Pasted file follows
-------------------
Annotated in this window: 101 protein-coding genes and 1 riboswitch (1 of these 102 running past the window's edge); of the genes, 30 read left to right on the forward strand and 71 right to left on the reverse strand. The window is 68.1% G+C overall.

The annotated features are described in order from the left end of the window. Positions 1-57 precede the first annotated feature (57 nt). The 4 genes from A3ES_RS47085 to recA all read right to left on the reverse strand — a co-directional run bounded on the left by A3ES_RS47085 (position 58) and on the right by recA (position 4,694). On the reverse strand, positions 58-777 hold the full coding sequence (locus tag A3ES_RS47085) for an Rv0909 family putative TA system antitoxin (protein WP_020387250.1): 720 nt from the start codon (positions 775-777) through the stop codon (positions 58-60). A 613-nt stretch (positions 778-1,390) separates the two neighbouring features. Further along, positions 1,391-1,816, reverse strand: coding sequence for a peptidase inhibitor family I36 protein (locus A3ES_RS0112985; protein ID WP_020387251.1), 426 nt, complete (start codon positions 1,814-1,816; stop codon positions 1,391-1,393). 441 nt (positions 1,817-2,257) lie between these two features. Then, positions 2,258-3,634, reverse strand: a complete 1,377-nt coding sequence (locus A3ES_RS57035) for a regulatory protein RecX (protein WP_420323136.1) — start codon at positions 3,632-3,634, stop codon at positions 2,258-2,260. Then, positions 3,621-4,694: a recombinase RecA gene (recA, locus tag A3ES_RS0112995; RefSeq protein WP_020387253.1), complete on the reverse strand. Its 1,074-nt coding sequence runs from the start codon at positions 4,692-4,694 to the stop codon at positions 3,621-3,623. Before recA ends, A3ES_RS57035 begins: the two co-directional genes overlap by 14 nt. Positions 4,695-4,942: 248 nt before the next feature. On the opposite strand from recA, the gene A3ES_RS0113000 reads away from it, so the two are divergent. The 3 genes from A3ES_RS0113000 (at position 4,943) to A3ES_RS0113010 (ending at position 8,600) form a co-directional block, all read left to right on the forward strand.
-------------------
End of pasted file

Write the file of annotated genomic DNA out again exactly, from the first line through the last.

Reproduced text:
Annotated in this window: 101 protein-coding genes and 1 riboswitch (1 of these 102 running past the window's edge); of the genes, 30 read left to right on the forward strand and 71 right to left on the reverse strand. The window is 68.1% G+C overall.

The annotated features are described in order from the left end of the window. Positions 1-57 precede the first annotated feature (57 nt). The 4 genes from A3ES_RS47085 to recA all read right to left on the reverse strand — a co-directional run bounded on the left by A3ES_RS47085 (position 58) and on the right by recA (position 4,694). On the reverse strand, positions 58-777 hold the full coding sequence (locus tag A3ES_RS47085) for an Rv0909 family putative TA system antitoxin (protein WP_020387250.1): 720 nt from the start codon (positions 775-777) through the stop codon (positions 58-60). A 613-nt stretch (positions 778-1,390) separates the two neighbouring features. Further along, positions 1,391-1,816, reverse strand: coding sequence for a peptidase inhibitor family I36 protein (locus A3ES_RS0112985; protein ID WP_020387251.1), 426 nt, complete (start codon positions 1,814-1,816; stop codon positions 1,391-1,393). 441 nt (positions 1,817-2,257) lie between these two features. Then, positions 2,258-3,634, reverse strand: a complete 1,377-nt coding sequence (locus A3ES_RS57035) for a regulatory protein RecX (protein WP_420323136.1) — start codon at positions 3,632-3,634, stop codon at positions 2,258-2,260. Then, positions 3,621-4,694: a recombinase RecA gene (recA, locus tag A3ES_RS0112995; RefSeq protein WP_020387253.1), complete on the reverse strand. Its 1,074-nt coding sequence runs from the start codon at positions 4,692-4,694 to the stop codon at positions 3,621-3,623. Before recA ends, A3ES_RS57035 begins: the two co-directional genes overlap by 14 nt. Positions 4,695-4,942: 248 nt before the next feature. On the opposite strand from recA, the gene A3ES_RS0113000 reads away from it, so the two are divergent. The 3 genes from A3ES_RS0113000 (at position 4,943) to A3ES_RS0113010 (ending at position 8,600) form a co-directional block, all read left to right on the forward strand.